So ... maybe ?

If it is reserved for future use, then let's see for the future version ... who knows 8)

For me OOP is more a matter of new syntax than anything else, because alone it doesn't brings new features.
But when it is tied to COM, then it gives us direct access to IMAPI2 or DirectX (and all the latest Microsoft API) that are a pain to use with the current PowerBASIC syntax.

Patrice Terrier
GDImage (advanced graphic addon)

Donald Darden

Well, what is "newer" than OOP is ,NET, AJAX, and web-based applications.  Visual Studio for .Net goes farther than the previous Visual Studio did, but you guys probably knew this.

What you might have missed is that RealBasic and kbasic have emerged to move OOP programming in BASIC to the cross-platform arena.  I'm still reading the preliminary documentation on kbasic, but it admits that it is relying on Qt for its ability to do this, and though I haven't read up on Qt yet, it comes with its own GUI.

So, if you want to stick with Microsoft, then you have to give up cross-platform objectives, at least for the time being, because .NET and COM are not cross-platform in nature.  Nor is DirectX.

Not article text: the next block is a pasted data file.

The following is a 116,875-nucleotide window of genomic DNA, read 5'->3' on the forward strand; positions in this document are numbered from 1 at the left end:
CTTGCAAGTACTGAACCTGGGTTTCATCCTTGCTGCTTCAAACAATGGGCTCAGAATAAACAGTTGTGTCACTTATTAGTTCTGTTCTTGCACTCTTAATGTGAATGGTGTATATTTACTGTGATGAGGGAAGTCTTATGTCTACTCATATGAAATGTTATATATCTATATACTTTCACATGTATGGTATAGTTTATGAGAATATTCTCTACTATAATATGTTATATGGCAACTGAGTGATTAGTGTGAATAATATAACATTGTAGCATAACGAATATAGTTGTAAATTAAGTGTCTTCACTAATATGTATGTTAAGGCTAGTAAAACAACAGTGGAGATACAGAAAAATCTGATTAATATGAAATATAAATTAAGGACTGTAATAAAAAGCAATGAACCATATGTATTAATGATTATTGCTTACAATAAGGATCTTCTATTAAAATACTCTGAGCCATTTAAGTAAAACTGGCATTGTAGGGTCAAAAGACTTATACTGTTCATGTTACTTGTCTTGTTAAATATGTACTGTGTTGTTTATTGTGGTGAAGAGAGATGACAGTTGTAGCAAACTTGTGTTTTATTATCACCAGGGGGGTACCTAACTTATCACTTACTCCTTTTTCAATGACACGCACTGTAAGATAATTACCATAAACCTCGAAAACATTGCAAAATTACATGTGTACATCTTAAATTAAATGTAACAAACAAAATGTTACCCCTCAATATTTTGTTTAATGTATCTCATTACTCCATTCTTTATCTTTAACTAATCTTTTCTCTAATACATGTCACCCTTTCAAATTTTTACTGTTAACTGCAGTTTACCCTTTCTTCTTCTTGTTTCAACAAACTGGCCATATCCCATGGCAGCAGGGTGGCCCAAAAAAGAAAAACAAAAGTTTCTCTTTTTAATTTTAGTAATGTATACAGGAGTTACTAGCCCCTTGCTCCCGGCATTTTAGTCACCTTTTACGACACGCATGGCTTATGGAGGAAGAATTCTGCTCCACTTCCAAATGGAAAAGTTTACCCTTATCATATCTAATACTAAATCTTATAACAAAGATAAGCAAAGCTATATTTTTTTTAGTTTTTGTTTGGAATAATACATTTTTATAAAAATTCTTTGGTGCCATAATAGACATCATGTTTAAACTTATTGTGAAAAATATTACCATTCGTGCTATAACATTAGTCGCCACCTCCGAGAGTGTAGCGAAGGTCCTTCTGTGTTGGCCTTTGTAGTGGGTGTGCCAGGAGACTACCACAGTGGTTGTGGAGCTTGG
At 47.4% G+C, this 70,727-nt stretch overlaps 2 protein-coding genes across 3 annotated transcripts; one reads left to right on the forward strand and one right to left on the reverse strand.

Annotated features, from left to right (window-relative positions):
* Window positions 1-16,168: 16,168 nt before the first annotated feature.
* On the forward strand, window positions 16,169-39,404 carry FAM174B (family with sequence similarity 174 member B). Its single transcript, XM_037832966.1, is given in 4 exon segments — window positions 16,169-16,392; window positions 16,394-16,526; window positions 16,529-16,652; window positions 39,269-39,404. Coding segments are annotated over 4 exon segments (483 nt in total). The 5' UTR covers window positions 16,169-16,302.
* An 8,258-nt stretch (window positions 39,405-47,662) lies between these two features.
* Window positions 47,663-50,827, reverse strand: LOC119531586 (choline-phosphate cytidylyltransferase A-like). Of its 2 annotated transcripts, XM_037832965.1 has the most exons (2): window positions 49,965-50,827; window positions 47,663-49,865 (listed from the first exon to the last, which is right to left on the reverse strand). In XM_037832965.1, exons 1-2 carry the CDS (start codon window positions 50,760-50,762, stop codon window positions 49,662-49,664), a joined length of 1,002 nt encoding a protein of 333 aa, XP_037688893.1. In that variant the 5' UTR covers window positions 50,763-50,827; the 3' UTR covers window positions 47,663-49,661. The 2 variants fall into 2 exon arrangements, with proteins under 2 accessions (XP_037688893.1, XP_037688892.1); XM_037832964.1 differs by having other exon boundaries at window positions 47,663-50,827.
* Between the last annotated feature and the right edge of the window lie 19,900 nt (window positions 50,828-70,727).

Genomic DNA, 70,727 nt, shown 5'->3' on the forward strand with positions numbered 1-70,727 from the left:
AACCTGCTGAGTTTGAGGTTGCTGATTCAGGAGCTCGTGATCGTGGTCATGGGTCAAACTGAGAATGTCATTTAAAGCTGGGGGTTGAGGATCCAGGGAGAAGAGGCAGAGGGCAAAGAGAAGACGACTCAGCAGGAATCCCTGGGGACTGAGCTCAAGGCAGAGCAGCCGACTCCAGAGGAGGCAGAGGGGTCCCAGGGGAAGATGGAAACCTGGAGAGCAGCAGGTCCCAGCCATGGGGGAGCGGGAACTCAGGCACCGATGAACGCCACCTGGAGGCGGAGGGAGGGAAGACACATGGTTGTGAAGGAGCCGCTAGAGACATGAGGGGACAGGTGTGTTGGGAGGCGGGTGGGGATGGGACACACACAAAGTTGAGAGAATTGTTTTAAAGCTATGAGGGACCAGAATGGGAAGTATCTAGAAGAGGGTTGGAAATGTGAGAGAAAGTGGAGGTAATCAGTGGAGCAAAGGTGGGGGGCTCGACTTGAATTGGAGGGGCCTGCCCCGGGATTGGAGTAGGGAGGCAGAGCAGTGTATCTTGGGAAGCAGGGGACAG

It's just my considered opinion, but PowerBasic is so closely tied to the Windows' environment, and yet still needs to really come to terms with OOP, COM, .NET, DirectX, the Vista APIs, and other concepts that are also tied to Windows, that it's future is almost certainly aimed at continuing down that road.  And it does not really have the resources to travel too many paths at the same time.

At the same time, from a BASIC programming perspective, it has at least three rivals that are cross-platform capable to a greater or lesser degree:  the two mentioned above, and FreeBasic. 

Now what would you do in their shoes?  In order for PowerBasic Compilers to be as capable under all three OSes (Window, Linux, and MacOS), they have to have a common interface and the same range of commands, functions, and syntax.  But the three systems are different under the hood, and to satisfy existing users of PowerBasic, the company would have to somehow contrive a means by which Linux and MacOS look and respond like Windows.  That's a tall order.  If it introduced a diminitive compiler for Linux (and possibly the MacOS), people have already said they would not buy it.  It would not be enough.

So why should PowerBasic risk it future trying to produce something that people may turn down, and invest heavily in development where the market share is still too small to properly evaluate?  Some people speak of needing Pb/Linux as though it were the way into the promised land of Windows to Linux transition.  I guess I was one of those people myself, once.  But getting into Linux is as simple as downloading and burning a LiveCD distro, and BASIC programming does not have to wait for PowerBasic to commit itself to the same end.